From his seat in Row 30 on the IU end of Assembly Hall, Dave Heisler had a perfect view of the moment that saved Hoosier basketball history.
It was Feb. 7, 1976, in a game sometimes overlooked in the celebration of IU’s perfect season and NCAA title. If you were there like Heisler, though, you will never forget.
Michigan was in town, a team that might have won the tournament but for the Hoosiers. Visiting Indiana had topped the Wolverines 80-74 a month before. This time, a Michigan team led by future NBA Draft picks Ricky Green and Phil Hubbard seemed to have the upper hand.
The Wolverines jumped out to a 39-29 halftime lead and still led in the final minute. IU’s perfect season was in peril.
“Toward the end of the game there was a nervous energy in the building, with IU behind” recalled Heisler, now a retired engineer who lives in Greenwood. “This could not be happening to the Hoosiers, not in Assembly Hall.”
Jerry Rinehart shared that feeling. A Columbus dentist today, Rinehart, too, was in Assembly Hall that day, although high in the balcony.
I was there, as well, sharing the trepidation from my seat in the end bleachers next to the band.
Indiana was on the ropes. Scott May and Kent Benson would combine for 48 points, but the rest of starters were just of 2 of 22 from the field.
Still, there was a chance. Trailing by four with 22 seconds remaining, Quinn Buckner, who had misfired all game, raced the ball down court and hit a quick jumper to cut the lead to two.
Unable to steal the inbounds pass, the Hoosiers then fouled Michigan guard Steve Grote.
It’s important to understand a thing or two about Grote. He was a 72 percent free-throw shooter and so revered in Michigan basketball lore for his toughness that the program’s hustle award still is named after him. In other words, he is exactly the guy you want at the free-throw stripe with the game on the line.
You guessed it. Grote missed the front end of a one-and-one. IU corralled the rebound.
What happened next was, in the words of an Ann Arbor newspaper the next day, “a heart shredder.”
A closely guarded Buckner was unable to get a clean passing lane or look at the basket. Desperation closing in, he launched an errant heave from the top of the key that was far to the right of the bucket with five ticks left. Jimmy Crews, looking much like a volleyball player with a great dig, dove and batted the ball upward toward the basket. From there, Benson guided Crews’ redirection with one hand into the basket as time expired.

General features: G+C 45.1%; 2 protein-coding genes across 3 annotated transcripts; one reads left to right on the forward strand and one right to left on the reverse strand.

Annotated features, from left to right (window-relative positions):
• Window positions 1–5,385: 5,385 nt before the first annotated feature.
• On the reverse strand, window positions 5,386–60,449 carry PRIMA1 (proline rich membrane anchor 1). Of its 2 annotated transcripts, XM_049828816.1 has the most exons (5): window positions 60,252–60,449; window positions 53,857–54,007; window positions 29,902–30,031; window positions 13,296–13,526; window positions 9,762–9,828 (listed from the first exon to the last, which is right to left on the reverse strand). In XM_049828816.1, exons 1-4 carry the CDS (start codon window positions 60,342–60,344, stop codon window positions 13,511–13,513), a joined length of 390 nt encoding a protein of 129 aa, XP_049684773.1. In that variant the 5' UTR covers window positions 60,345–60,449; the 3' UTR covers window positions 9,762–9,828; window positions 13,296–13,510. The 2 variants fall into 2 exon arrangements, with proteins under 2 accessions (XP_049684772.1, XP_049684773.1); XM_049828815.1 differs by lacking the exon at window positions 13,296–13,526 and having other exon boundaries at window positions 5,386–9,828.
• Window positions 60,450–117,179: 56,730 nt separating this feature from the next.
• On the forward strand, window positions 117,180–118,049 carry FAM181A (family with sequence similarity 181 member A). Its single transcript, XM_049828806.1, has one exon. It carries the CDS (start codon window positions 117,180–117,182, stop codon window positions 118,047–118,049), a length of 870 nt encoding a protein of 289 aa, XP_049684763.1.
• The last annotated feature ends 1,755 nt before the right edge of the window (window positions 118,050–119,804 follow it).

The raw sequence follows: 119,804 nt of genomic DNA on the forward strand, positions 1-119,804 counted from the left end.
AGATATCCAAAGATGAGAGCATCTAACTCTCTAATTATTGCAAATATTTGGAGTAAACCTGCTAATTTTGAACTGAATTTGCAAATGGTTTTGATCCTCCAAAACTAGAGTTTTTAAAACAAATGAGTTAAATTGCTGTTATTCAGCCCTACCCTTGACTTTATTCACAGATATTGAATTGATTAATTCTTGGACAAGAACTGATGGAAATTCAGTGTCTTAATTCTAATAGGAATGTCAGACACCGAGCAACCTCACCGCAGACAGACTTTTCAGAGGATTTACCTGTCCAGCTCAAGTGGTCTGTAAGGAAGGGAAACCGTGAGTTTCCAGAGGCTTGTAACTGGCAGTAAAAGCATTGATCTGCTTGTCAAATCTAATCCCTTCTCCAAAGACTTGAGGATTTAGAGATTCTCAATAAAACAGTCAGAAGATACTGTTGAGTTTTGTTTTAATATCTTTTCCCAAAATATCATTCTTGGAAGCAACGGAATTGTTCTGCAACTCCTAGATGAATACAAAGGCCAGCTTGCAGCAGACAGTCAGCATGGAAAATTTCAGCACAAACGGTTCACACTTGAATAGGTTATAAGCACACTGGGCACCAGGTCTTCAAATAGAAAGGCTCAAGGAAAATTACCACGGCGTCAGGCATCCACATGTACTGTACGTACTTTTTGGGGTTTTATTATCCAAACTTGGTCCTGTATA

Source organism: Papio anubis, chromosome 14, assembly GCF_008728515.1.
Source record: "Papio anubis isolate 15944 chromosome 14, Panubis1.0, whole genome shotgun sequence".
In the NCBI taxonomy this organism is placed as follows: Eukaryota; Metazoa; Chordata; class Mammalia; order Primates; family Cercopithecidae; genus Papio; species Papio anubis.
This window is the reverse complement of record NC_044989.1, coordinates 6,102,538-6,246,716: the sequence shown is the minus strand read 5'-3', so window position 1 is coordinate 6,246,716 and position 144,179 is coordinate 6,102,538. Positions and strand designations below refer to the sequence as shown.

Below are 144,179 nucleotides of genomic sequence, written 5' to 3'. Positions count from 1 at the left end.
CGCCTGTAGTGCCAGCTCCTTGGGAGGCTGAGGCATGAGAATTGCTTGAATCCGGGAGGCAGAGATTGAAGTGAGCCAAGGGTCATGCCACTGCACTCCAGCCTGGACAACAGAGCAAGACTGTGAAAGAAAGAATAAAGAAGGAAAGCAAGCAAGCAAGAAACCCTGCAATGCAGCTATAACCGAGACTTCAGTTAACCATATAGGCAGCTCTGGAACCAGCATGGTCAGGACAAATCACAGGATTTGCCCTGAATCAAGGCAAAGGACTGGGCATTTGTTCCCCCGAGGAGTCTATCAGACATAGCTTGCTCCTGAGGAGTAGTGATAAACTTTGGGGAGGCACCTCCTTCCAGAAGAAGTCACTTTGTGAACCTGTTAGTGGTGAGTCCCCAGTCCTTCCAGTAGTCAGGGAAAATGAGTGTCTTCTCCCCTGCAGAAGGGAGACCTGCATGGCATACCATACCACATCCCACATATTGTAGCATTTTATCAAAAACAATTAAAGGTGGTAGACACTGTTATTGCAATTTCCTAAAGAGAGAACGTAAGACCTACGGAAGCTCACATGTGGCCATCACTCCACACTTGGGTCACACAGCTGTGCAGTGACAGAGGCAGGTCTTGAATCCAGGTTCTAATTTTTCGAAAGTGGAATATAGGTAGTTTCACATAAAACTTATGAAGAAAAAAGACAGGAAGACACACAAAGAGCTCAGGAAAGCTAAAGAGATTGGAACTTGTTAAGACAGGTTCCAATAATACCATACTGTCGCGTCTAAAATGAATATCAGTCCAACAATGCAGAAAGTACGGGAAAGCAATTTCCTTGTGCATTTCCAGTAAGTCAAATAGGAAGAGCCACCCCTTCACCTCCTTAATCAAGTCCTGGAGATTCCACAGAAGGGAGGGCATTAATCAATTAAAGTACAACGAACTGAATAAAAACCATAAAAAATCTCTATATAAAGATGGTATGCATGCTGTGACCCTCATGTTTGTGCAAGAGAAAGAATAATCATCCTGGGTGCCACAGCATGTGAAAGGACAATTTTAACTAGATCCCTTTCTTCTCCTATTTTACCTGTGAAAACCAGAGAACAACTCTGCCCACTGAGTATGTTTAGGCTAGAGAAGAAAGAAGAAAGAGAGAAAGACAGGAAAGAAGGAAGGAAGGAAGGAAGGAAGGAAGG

“The echo of the fan noise is what I remember most,” Dr. Rinehart recalled of his balcony perch. “It looked good from my view.”
My heart and eyes both said it counted from my seat under the basket, where a dorm mate ripped the sleeve off my shirt in the delight that ensued.
Officials were left to make a final judgment on the play, determining that Benson’s basket came on a controlled shot — which meant that the ball only had to be in the air at the buzzer, rather than through the goal, as the rule required on a tip.
Before the call, Michigan coach Johnny Orr said he asked the clock operator if he thought it was good. “It’s damn good,” was the reply.
The officials agreed. Basket good. Tie game. Overtime.
A heave, a dig and a tip that was ruled a shot just saved the season.
With Wayne Radford coming off the bench to score 16, IU went on to win 72-67.
“The place was really rockin’,” said Heisler, who had resisted the urge to sell his $4 ticket for $70 before the game. “The team of destiny was still alive, somehow.”
Indeed, but destiny didn’t happen without a little luck.
There were other close calls — Benson’s tip-in at Kentucky sent that game to overtime, where it took two extra periods before IU prevailed; IU blew a 14-point lead against Notre Dame before winning by three; the Hoosiers trailed at halftime to Illinois, Purdue and Minnesota twice before storming back; Alabama led in the NCAA tourney with two minutes remaining, only to have Indiana take charge down the stretch.
Even the championship game — a third game against Michigan — was not nearly as easy as the 86-68 final score suggests. An inadvertent elbow to the head sent guard Bobby Wilkerson to the sidelines in the first half, and the rest of the Hoosiers looked just as groggy. IU trailed by six at the break. The game was tied halfway through the final half before May simply took over.
In the 40 years since, many have tried to match the Hoosiers’ remarkable undefeated season. About 14,000 Division I teams have started a season since with a perfect record. All have failed to finish that way, like the 1975-76 Hoosiers. Indeed, it won’t happen this season, either.
This Sunday, recall the anniversary of that game that made it all possible, even when the Hoosiers looked beat.
A heave, a dig and a tip that was called a shot. Sometimes perfection takes a little luck.
Bob Johnson is a correspondent for the Daily Journal in Johnson County, a sister paper of The Tribune. Send comments to email@example.com.